Will Westchester see a Trump bump?

The developer owns or manages several properties in the county

Jan.January 01, 2017 10:00 AM

Donald Trump

Global uncertainty is high about President-elect Donald Trump’s agenda. But in Westchester, regardless of what side of the political fence they’re on, real estate professionals hope that having Trump in the White House will be good for their business.

Local real estate insiders express varying degrees of optimism about Trump’s potential impact on the real estate market in Westchester. He owns or manages properties in the county including the private Trump National Golf Club and the Seven Springs mansion in Bedford, which has been described as a Trump summer family retreat.

Tony Mazzulli, an executive director at Keller Williams Commercial who specializes in investment sales in Westchester, said some of his clients are making postelection decisions based on the high hopes they have for the Trump presidency.

“I am very bullish on Westchester, first of all because of the millennial migration. But with him I also feel consumer confidence is a lot higher,” Mazzulli said. “He’s going to impart a lot of different rules and regulations to help the real estate market.”

Longtime developer Louis Cappelli has had a personal and professional relationship with Trump for more than 20 years. Together they have built several luxury properties in Westchester and Fairfield counties, including the Trump Tower at City Center in White Plains and Trump Plaza in New Rochelle. Trump’s company manages those properties.

Cappelli is enthusiastic about Trump. “Donald is a dynamic, pragmatic, no-nonsense man who I believe will do everything he can to improve the stature and economy of the country over the life of his term. He is highly driven and prides himself on being surrounded by intelligent, capable people, which I think we are currently witnessing,”  Cappelli said.

Despite his optimism on Trump’s overall impact, he doesn’t think Trump’s presidency will have any effect on his Westchester properties. “They have already performed incredibly well, and I don’t imagine the outcome of the election will affect them one way or another,” he said.

While Trump’s properties might not be impacted, Zachary Harrison, president and co-founder of Platinum Drive Realty — which handles properties in Westchester, Manhattan and Connecticut — said Trump’s victory has had some very practical implications for real estate.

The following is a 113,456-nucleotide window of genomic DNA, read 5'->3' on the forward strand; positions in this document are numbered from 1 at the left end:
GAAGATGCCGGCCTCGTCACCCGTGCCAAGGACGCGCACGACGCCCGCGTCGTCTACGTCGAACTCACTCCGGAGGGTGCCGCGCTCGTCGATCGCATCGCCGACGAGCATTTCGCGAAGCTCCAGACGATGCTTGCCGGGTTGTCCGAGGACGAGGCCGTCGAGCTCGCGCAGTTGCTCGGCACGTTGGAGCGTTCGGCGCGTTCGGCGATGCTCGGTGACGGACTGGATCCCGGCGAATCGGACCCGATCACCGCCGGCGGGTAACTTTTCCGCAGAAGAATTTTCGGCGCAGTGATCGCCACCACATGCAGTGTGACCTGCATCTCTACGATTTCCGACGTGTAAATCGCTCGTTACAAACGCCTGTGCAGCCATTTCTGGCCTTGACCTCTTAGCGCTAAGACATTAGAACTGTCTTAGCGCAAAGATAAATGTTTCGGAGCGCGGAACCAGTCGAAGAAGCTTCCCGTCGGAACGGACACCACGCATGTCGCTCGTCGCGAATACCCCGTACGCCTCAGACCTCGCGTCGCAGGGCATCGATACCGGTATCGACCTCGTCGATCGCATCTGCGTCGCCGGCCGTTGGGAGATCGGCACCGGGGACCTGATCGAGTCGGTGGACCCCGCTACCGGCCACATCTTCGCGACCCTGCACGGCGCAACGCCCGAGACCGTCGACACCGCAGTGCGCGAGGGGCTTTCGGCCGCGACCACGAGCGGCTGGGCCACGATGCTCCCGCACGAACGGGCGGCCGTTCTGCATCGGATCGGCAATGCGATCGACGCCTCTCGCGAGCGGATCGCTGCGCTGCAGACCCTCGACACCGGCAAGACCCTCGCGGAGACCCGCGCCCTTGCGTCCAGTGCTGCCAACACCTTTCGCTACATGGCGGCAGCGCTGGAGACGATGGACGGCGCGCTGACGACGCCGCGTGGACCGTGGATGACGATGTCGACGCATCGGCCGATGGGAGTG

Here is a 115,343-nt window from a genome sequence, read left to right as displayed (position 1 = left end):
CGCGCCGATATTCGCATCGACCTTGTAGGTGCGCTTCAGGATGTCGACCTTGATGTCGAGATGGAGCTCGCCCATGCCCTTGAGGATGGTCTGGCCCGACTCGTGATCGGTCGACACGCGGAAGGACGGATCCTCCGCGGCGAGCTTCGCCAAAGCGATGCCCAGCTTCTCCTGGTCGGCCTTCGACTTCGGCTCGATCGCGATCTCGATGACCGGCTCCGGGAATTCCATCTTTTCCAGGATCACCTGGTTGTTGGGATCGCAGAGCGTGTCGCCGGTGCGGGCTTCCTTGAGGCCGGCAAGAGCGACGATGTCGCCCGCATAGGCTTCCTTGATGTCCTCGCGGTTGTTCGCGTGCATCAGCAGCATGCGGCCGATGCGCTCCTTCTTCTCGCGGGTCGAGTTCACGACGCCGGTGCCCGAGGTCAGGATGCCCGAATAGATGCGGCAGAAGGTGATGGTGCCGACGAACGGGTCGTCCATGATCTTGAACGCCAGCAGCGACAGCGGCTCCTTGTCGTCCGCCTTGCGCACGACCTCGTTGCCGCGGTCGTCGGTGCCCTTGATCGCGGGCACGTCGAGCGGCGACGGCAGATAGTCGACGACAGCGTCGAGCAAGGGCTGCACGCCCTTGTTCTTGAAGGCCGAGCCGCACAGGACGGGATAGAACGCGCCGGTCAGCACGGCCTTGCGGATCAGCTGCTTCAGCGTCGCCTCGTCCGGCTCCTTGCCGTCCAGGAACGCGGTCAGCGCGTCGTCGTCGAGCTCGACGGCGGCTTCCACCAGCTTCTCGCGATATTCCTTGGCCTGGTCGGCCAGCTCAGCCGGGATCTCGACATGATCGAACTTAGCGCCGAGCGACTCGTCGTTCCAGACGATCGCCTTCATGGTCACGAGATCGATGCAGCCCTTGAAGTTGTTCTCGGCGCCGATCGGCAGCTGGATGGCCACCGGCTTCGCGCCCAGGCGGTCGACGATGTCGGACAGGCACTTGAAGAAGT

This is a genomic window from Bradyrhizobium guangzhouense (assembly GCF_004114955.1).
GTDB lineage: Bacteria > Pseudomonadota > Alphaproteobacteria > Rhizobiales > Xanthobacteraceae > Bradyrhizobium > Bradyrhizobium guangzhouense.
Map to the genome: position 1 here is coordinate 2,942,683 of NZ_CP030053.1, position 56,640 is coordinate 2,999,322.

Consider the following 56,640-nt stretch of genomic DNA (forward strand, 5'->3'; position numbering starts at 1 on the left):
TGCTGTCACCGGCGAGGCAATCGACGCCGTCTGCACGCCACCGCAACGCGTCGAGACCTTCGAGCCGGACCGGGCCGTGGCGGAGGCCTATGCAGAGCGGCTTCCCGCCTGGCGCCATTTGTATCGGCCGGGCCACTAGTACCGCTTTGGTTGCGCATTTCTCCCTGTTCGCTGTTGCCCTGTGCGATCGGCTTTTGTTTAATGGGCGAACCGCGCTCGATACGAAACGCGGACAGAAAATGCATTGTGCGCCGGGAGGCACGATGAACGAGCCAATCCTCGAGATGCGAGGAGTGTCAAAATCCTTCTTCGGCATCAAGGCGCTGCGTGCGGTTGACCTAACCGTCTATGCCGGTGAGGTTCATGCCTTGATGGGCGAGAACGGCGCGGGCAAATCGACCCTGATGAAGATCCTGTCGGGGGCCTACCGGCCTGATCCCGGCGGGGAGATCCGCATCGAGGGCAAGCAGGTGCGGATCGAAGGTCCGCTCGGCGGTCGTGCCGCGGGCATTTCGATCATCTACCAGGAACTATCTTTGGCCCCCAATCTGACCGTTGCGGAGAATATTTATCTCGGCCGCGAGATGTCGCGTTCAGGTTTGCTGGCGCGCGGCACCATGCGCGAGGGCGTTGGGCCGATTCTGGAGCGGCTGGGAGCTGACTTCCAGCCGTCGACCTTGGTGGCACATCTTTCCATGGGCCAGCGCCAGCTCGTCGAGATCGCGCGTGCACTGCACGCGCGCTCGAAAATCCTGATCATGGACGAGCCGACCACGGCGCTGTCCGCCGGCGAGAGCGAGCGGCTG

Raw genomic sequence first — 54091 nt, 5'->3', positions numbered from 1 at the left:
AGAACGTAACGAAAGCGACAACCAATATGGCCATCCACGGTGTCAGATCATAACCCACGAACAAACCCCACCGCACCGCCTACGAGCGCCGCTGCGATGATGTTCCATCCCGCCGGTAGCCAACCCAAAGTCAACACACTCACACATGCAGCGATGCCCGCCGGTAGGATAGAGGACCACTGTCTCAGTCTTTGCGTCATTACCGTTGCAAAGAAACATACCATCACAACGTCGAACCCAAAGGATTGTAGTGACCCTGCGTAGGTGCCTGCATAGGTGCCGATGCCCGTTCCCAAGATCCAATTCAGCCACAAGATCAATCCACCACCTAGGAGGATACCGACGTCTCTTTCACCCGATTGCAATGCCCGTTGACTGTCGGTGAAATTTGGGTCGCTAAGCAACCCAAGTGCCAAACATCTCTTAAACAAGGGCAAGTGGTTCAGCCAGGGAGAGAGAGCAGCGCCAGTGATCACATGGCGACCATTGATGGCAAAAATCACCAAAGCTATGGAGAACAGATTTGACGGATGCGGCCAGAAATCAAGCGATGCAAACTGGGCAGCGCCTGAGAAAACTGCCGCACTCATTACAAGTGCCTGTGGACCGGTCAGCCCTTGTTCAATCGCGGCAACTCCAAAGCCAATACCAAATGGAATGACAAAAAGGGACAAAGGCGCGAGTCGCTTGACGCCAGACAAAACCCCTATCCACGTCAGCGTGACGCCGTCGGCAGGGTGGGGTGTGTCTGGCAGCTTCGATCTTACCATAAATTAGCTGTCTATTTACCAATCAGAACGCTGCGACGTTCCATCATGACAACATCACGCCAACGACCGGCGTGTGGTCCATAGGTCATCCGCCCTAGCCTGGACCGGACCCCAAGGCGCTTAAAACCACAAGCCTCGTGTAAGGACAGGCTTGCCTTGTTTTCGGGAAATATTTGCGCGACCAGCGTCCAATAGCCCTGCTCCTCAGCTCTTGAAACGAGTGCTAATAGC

A client in Manhattan, who he said identified herself as a Hillary Clinton supporter, called after the election to seek his help to find a place in the suburbs. “She basically said she was looking to get out of the city to avoid the Trump traffic and all the security detail and all the cars.”

At the same time, a high-income executive in finance who favored Trump and is anticipating a nice tax cut made up his mind and signed off on a property he was considering because of Trump. “He was basically very bullish on Trump,” said Harrison.

Few real estate executives were willing to express any critical views of Trump, and those who did were reluctant to do so on the record. One well-known real estate investor and developer in the tri-state area, who asked not to be named, expressed reservations about Trump’s lack of clarity about his plans, as well as his campaign talk about restricting immigration and trade.

Although Westchester residents voted overwhelmingly in support of Clinton, it seems many have something in common with Trump: a disdain for high property taxes. And Westchester has the distinction of having the highest property taxes in the U.S.

Trump TRData LogoTINY, who has said he’s proud of his ability to find tax loopholes, is headed to court with the Town of Ossining over the tax assessment on his golf course. In campaign filings this year, Trump declared the value at $50 million, but his lawyers later claimed it was only worth $1.4 million.

After the feud with Ossining became public, Trump’s lawyers raised the dollar value of the golf course, but it was still nowhere near the official 2015 assessment of $14.3 million and 2016 assessed value of $15.1 million, said the town assessor, Fernando Gonzalez. He said the case is pending and is expected to go to court soon.


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